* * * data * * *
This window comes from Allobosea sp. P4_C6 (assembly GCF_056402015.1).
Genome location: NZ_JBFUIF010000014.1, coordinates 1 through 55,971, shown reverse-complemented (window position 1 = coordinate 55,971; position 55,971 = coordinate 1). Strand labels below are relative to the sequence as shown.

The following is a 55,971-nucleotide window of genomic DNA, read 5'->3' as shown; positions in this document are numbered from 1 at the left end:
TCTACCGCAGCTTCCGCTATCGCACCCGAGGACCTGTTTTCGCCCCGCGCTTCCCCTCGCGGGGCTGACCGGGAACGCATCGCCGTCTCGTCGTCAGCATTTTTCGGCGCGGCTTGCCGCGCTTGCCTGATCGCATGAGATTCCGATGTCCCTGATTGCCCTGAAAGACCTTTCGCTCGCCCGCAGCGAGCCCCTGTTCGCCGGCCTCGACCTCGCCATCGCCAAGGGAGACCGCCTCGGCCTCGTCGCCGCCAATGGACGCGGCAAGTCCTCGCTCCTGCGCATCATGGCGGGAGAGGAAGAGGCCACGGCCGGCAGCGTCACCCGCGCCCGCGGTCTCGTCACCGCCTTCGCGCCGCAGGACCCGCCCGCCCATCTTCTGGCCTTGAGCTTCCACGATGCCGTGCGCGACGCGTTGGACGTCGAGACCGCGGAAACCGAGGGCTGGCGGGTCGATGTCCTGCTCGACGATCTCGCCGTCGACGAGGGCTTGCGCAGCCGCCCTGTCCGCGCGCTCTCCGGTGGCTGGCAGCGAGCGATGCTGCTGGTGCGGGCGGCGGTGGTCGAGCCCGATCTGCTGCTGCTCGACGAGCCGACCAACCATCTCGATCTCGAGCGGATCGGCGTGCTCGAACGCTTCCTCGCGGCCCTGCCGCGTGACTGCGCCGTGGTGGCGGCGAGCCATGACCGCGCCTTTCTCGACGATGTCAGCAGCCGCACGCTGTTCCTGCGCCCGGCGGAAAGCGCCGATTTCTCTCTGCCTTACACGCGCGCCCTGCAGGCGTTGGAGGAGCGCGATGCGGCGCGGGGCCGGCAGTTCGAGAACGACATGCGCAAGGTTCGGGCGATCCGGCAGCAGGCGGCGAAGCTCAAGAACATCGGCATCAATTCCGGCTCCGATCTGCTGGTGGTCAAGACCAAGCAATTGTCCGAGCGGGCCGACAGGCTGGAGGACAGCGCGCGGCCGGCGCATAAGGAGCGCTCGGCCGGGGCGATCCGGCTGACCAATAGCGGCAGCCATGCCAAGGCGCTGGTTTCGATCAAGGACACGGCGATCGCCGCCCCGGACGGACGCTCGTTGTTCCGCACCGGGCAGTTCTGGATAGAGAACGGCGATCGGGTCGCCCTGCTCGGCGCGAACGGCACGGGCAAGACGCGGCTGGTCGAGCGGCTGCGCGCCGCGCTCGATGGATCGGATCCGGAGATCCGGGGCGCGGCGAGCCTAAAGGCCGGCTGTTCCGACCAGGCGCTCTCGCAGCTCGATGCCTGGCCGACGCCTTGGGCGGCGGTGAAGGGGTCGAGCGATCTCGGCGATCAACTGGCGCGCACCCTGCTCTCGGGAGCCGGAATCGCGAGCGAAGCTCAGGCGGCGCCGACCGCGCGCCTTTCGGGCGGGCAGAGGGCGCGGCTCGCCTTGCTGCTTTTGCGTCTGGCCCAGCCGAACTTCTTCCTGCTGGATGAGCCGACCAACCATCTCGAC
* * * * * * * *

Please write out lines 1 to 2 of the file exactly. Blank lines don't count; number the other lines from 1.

This window comes from Allobosea sp. P4_C6 (assembly GCF_056402015.1).
Genome location: NZ_JBFUIF010000014.1, coordinates 1 through 55,971, shown reverse-complemented (window position 1 = coordinate 55,971; position 55,971 = coordinate 1). Strand labels below are relative to the sequence as shown.